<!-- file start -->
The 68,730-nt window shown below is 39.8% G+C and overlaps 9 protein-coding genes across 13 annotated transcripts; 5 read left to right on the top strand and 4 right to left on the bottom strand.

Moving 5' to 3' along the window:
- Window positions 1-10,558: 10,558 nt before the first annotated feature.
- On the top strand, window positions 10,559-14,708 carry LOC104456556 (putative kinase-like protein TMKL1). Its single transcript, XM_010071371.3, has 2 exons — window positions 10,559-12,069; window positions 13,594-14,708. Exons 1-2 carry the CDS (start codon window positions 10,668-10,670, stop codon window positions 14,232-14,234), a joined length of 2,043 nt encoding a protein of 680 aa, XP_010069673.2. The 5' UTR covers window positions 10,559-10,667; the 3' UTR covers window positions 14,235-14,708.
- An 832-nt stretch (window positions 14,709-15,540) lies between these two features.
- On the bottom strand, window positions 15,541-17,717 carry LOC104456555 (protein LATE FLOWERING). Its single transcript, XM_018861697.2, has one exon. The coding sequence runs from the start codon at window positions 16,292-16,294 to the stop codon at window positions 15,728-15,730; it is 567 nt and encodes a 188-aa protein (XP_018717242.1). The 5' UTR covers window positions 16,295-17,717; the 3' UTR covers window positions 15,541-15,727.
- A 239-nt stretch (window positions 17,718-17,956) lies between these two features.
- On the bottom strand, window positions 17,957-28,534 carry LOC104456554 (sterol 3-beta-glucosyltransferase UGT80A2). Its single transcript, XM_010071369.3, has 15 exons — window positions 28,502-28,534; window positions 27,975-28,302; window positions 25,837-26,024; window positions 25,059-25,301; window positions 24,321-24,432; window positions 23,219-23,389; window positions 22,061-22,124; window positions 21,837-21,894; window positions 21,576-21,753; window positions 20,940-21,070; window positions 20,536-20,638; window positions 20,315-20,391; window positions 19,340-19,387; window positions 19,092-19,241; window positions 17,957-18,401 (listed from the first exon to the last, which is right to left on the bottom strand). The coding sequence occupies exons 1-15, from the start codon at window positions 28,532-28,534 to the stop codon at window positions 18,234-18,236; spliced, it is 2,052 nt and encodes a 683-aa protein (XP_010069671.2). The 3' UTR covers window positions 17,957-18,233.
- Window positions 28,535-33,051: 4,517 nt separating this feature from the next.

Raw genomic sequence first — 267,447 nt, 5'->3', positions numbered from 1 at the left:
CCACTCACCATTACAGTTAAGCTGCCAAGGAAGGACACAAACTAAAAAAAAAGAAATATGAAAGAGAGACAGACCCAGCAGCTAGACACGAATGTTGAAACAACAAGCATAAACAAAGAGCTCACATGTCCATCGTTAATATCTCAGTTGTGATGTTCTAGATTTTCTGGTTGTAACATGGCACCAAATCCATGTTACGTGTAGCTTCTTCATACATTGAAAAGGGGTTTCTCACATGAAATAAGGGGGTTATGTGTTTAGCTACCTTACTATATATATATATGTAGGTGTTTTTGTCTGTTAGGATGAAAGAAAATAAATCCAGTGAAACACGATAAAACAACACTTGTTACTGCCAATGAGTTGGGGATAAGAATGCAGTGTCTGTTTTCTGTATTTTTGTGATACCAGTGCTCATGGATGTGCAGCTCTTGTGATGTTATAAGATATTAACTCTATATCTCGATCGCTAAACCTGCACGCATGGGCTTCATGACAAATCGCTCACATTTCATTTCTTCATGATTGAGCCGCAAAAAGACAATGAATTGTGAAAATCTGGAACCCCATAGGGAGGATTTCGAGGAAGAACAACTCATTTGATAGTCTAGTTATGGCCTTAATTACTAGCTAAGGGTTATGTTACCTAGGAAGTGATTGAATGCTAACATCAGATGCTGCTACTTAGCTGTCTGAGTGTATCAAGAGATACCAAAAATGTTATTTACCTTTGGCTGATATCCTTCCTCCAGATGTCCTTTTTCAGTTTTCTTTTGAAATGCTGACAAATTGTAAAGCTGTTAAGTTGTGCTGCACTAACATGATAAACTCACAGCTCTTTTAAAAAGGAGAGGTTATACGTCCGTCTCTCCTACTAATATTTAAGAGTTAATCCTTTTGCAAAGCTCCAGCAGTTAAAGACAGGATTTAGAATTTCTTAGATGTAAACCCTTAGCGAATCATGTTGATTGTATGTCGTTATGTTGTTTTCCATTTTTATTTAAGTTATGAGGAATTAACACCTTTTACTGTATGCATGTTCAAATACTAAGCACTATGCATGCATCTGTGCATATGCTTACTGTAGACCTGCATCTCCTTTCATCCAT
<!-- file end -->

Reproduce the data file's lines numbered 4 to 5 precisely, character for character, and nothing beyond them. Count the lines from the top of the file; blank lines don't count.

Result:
- On the top strand, window positions 10,559-14,708 carry LOC104456556 (putative kinase-like protein TMKL1). Its single transcript, XM_010071371.3, has 2 exons — window positions 10,559-12,069; window positions 13,594-14,708. Exons 1-2 carry the CDS (start codon window positions 10,668-10,670, stop codon window positions 14,232-14,234), a joined length of 2,043 nt encoding a protein of 680 aa, XP_010069673.2. The 5' UTR covers window positions 10,559-10,667; the 3' UTR covers window positions 14,235-14,708.
- An 832-nt stretch (window positions 14,709-15,540) lies between these two features.